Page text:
The passage of time and progress sometimes conspire to ruin a city’s primordial magic. Those of us who live throughout the Pacific Northwest have witnessed this truth. Slowly but steadily our regional weirdness has faded into an urbanized normalcy enabled by an influx of transplants and tech companies. Some of us came here for the trees, mountains and sturdy small houses only to find ourselves living in the shadow of condos.
Even so, the version of Portland, Oregon seen over the eight seasons of IFC’s “Portlandia” is a place that doesn’t need to fight the fade. Its weirdness is irrepressible and eternal; even Fred Armisen and Carrie Brownstein’s Goth couple Jacqueline and Vince concern themselves with the same mundane distractions as dowdy Peter and Nance.
Still, we know enough about these characters to sustain our interest throughout repeat airings — which is a decent indication that perhaps the series’ ending has arrived right on time. Portland may still be a hotbed of picky, eco-conscious, foodies and bizarre pop-up stores, but it long ago ceased to be a city where young people go to retire. And the penultimate episode’s central pop theme was a jaunty tune hanging on the refrain, “Let’s give up/ Let’s all give up now!” Carrie and Fred weren’t talking about the series, they were referring to the world. “The less you care,” Fred advises his friend, “the happier you’ll be.”
That’s not entirely true of this finale season, coming to a close Thursday at 10 p.m. on IFC. If anything Brownstein, Armisen and their fellow executive producer Jonathan Krisel have proven throughout these final ten episodes that “Portlandia” cares deeply about the town it calls home and the ways the world is changing it. Every character received a fond send-off, a number of them doing so from the viewpoint of a garbage can that went AWOL from the home of the series’ Goth couple. (Symbolic much?)
This last splash hasn’t been interested in smoothing over the less attractive qualities of its denizens and the rampant self-satisfied nature of PC culture in general, either. Prior to its premiere, Brownstein characterized this last season as being informed by the overwhelming sense of disaster and doom hanging over the planet.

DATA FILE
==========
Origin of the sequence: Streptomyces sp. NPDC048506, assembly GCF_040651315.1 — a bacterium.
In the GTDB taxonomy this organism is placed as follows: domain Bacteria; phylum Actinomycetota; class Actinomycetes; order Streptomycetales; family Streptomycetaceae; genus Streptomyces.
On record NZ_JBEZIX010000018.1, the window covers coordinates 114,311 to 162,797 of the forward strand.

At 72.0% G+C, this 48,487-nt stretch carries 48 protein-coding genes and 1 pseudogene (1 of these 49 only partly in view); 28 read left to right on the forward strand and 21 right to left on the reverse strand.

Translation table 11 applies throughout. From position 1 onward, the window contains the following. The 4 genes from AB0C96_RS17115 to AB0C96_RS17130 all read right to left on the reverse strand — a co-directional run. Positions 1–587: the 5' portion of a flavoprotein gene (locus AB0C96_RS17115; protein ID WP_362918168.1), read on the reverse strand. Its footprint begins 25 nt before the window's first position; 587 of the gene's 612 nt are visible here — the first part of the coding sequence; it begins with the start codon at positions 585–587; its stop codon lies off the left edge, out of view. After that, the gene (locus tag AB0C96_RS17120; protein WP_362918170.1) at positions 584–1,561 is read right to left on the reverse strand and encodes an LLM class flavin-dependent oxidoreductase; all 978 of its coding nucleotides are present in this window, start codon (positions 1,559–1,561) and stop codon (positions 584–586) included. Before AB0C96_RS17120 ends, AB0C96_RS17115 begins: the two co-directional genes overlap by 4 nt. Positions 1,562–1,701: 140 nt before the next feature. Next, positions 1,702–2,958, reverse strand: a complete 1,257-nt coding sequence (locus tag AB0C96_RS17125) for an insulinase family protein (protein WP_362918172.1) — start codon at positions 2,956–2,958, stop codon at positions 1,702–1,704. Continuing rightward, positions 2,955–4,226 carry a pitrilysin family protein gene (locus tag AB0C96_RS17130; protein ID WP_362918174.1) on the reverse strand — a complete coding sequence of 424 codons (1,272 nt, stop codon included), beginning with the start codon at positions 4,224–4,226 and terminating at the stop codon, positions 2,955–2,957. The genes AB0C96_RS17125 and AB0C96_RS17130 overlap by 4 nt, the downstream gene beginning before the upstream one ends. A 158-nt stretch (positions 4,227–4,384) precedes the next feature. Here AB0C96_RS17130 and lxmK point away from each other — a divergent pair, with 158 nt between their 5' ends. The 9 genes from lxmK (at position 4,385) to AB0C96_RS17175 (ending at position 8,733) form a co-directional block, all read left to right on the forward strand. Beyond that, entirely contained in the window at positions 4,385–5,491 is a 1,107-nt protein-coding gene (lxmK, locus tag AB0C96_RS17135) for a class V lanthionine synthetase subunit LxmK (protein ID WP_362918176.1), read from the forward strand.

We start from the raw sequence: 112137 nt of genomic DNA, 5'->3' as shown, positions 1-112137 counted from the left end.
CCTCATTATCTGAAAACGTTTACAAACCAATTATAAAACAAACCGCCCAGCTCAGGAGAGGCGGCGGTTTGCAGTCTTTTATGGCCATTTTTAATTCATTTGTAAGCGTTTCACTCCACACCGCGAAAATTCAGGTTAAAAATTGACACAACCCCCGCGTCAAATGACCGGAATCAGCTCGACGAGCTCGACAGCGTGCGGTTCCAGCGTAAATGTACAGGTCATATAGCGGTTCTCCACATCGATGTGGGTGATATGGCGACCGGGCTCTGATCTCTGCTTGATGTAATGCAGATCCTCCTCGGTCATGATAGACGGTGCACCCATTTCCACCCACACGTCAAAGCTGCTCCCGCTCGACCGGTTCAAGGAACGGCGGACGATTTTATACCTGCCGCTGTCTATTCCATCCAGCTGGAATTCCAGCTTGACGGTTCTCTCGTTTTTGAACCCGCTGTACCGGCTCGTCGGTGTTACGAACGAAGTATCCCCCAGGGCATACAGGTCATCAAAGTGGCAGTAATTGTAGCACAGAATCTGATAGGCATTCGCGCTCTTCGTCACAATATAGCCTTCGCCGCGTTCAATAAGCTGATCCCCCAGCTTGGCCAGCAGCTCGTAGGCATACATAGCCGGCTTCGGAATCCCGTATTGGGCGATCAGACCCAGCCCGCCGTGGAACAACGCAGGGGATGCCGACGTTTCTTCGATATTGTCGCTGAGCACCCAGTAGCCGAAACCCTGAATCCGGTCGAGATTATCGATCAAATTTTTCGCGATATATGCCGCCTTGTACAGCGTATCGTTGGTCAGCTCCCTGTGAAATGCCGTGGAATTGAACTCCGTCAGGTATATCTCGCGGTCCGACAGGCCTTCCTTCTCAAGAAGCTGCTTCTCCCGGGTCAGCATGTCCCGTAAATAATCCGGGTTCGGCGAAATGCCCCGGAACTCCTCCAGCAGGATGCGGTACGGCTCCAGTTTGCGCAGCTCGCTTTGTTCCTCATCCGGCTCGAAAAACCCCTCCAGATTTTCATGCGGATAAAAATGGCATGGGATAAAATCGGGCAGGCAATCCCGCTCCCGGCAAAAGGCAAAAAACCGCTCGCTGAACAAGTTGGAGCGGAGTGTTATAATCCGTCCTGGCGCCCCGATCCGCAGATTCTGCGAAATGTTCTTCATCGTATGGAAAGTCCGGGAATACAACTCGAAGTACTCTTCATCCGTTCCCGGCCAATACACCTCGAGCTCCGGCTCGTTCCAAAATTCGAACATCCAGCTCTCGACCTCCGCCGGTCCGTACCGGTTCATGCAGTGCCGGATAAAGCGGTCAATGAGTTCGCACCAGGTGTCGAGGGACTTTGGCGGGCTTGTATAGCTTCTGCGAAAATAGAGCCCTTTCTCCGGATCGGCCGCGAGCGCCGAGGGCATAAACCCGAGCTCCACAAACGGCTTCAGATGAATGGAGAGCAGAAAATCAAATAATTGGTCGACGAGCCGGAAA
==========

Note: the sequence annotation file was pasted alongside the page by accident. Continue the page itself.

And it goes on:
True to that idea, these final episodes included dark skits positing that the shallow permissiveness of our “you do you” philosophy enable evil to flourish; that the dominant culture’s sensitivities over racial homogeneity (personified in Portland by its mayor, Kyle MacLachlan) gets in the way of addressing racial conflict in a meaningful way. Even the show’s fictionalized versions of its stars can barely put a bow (or a bird) on the supposed benefit of working the gig economy as they talk to kids on career day in one sketch. Yes, it’s funny. Ha ha. And unless things change, it also portends a tough tomorrow for the elementary schoolers they’re chatting with.
There is all this, along with ludicrous sketches about, say, our unnatural attachment to celebrities via the filter of social media and the tyranny of gratuities for expensive non-essential services. To the end “Portlandia” bounces between darkness and bubbly light quickly enough to make a point without injuring anyone with perceived barbs, a skill not easily duplicated in half-hour comedies. But then, Portland is a destination unto itself, a burg bursting at the seams with walking parodies who embrace the town’s demonstrable lunacy with blind enthusiasm.
The show’s affectionate finale season methodically says toodle-loo to all of this, warning of scarier days ahead while acknowledging that the city is still a place of plenty. The essence of what makes “Portlandia” great and Portland so very good remains alive to its very end, in a finale that remains true to the core of the series and its devotion to the timelessness of its weirdness. Before the season Brownstein promised to leave fans feeling good about its departure. In the end, the show did something better: it guarantees that we’ll want to visit time and again, regardless of what the future holds.